Former Goldman Sachs co-head: Fed cutting rates too late could be a mistake

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If the world is becoming increasingly digital, then technology stocks are likely to be good investment options.

Original author: Blockworks

Original translation: Peyton

Blockworks is a financial media brand that provides millions of investors with the latest news and insights on digital assets. Founded in 2018, Blockworks mission is to attract the next wave of investors and advance the digital asset space by providing world-class information and insights.

On July 2, 2024, Raoul Pal joins the show to discuss his theory of the Age of Exponentials. We dive into why liquidity will surge again in the second half of 2024, why diversification is a thing of the past, financial repression, the Fourth Turning, and how these factors affect the market.

Raoul Pal started his career at Goldman Sachs before co-founding Global Macro Investor, which focuses on providing comprehensive research on global economic trends to institutional investors. Pals expertise covers macroeconomic analysis, including emerging trends such as currencies, commodities, and digital assets such as Bitcoin. He is also the co-founder of Real Vision Group, a well-known financial media company that provides in-depth financial and economic interviews and analysis. He was one of the few investors who predicted the 2008-2009 subprime mortgage crisis.

Former Goldman Sachs co-head: Fed cutting rates too late could be a mistake

Current liquidity cycle

Felix: Lets dig a little deeper. Id love to understand where you see us in the liquidity cycle from a global macro perspective?

Raoul: Absolutely. As I have been discussing for a long time, I think we are transitioning from macro crypto spring to macro crypto summer. Typically, this transition occurs when deflationary forces are still in place and economic growth begins to pick up.

Why is this important? Because it often prompts central banks and governments to increase liquidity.

1. The Fed focuses on two factors: unemployment and inflation. Both factors lag behind the business cycle. For example, Owner Equivalent Rent (OER), an important component of CPI, lags by about 15 to 18 months. Because the two unemployment and inflation indicators that the Fed focuses on have a lag, considering that some deflationary signs have already appeared, the Fed should cut interest rates.

Right now, the ISM survey is still below 50, indicating a weak economy, but even if the ISM hits bottom now, the Fed’s indicators won’t reflect that until next year. And when unemployment rises slightly, say to 4.5% to 5%, even if the ISM is above 50 and the business cycle is strengthening, this lagging indicator will keep the Fed cutting rates. This happens in every cycle because the Fed relies on lagging indicators.

The factors that drive CPI down also lag behind the actual cycle. Currently, Truflation (a decentralized platform that provides RWA index) estimates that the actual inflation rate is about 1.83%, and the core CPI has also fallen sharply, but the Fed rate remains at 5.5%. If the Fed does not take action, it is possible that they will not be able to achieve their 2% inflation target.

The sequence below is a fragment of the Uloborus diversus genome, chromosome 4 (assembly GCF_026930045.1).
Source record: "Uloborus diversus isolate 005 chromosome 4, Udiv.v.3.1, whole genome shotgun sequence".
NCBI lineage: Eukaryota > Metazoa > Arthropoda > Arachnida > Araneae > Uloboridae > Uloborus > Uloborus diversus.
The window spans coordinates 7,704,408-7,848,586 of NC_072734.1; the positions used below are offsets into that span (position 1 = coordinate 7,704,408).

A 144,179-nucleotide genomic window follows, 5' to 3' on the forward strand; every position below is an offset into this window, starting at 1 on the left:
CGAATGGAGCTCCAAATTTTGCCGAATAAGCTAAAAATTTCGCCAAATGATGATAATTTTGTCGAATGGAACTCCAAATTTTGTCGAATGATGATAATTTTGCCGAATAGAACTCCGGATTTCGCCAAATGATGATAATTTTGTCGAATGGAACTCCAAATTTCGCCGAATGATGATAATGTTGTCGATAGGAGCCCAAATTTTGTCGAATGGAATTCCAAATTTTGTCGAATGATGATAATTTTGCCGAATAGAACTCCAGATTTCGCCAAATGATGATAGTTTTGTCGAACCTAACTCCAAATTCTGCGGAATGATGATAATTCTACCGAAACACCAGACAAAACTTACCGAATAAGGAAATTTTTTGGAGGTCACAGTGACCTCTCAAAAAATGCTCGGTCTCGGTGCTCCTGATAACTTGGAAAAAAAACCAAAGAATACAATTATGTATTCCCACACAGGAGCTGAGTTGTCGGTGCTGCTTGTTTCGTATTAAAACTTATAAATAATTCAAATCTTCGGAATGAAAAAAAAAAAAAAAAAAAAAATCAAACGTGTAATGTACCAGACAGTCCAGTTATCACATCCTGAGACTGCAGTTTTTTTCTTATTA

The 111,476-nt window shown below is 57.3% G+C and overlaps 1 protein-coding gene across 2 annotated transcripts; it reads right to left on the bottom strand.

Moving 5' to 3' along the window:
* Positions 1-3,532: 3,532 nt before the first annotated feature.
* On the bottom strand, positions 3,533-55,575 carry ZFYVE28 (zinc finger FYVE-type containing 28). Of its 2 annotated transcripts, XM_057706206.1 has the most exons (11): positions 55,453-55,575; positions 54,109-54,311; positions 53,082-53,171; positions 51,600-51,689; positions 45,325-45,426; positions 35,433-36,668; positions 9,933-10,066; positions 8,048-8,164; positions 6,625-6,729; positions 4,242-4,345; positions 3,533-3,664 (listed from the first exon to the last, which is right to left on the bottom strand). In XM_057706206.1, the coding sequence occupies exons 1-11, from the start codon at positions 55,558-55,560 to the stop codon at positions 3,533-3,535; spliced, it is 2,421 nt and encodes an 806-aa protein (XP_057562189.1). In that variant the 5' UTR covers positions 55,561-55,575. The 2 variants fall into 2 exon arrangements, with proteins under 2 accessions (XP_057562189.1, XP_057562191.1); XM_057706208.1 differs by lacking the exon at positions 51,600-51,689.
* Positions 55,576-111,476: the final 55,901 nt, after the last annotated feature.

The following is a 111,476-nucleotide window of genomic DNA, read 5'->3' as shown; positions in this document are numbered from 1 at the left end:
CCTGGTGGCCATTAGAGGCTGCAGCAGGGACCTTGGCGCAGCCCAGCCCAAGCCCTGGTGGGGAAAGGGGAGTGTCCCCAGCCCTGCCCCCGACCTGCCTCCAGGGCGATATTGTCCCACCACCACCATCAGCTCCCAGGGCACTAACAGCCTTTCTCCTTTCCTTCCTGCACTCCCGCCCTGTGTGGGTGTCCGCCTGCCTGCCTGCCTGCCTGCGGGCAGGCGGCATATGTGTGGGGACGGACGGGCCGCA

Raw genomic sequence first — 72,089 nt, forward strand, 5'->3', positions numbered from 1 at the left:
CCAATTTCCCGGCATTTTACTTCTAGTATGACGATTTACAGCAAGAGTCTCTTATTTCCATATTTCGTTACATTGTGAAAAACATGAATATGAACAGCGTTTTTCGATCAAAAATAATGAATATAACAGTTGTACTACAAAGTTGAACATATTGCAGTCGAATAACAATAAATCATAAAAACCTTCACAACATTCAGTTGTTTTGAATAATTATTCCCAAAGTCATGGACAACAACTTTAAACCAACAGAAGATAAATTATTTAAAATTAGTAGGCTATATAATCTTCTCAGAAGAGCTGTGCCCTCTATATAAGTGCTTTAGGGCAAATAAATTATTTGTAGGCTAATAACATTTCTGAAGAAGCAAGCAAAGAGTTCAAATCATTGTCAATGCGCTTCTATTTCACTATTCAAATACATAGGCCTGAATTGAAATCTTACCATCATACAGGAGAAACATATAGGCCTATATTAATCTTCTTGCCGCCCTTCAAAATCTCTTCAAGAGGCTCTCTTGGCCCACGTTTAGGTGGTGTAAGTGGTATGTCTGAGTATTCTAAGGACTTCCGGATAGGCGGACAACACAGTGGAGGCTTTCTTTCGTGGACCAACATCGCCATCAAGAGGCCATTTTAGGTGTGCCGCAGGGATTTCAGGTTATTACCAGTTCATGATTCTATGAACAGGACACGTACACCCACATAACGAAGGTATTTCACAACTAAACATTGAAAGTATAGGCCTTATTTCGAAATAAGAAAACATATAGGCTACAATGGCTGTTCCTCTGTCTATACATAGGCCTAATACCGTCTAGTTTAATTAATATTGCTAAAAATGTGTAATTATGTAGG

Former Goldman Sachs co-head: Fed cutting rates too late could be a mistake

2. This phase coincides with the election cycle , during which politicians often stimulate the economy to win support and extend this stimulus into the next year. Since 2008, the presidential election cycle has shown a pattern: the market tends to fall in the summer, then accelerate sideways during the election, and finally rebound regardless of the election results. This cycle is evident in both the stock and cryptocurrency markets.

3. I think Japan will need to intervene with the support of the US Federal Reserve System , which will be beneficial to the business cycle of the worlds economies. This is necessary because the US dollar is too strong at this stage. Moreover, the Feds interest rate cut will help it refinance its debt at a low interest rate level. Because most of the debt is short-term at present. Lower interest rates will help this refinancing.

Felix: It seems like we all agree that the Fed should cut rates now. Do you think there is a chance they could make the mistake of cutting rates too late, or are they still on the right track?

Raoul: They could have acted earlier, as many forward-looking indicators have been pointing to deflation for some time. However, we should not think that central banks are stupid. If the goal this year is to refinance $10 trillion of debt - plus similar actions in Europe, China and Japan - then it makes sense to do it at the lowest possible interest rate. It looks as if they have a deliberate strategy of being below their inflation target. Looking at the coordination between central banks and governments, it is clear that they are not independent, just as the actions of the US Treasury and the Fed show that they are working together, and this coordination is also evident in Japan, China and Europe. So if they appear to be slow to act, it may be a deliberate move on their part to achieve the best possible refinancing outcome.

Dilemma in Japans foreign exchange market

Felix: You mentioned the yen jumping above 161 and suggested that the Fed easing policy is the best way to address this. However, they seem to be slow to act on this front. I am curious to know which side the central bank will prioritize when faced with this situation, domestic interests or international interests?

Raoul: I think they see it as equally important. Note Janet Yellens two recent visits to China. This is related to their debt refinancing cycle, because they need dollars; their real estate sector borrows in dollars. A global dollar shortage has begun, spreading from Silicon Valley Bank to Credit Suisse, a major player in the Eurodollar market. The Bank of Japan, which is at the center of the Eurodollar market, is also in desperate need of dollars, causing the yen to depreciate. Yellens visit to China is part of orchestrating this situation.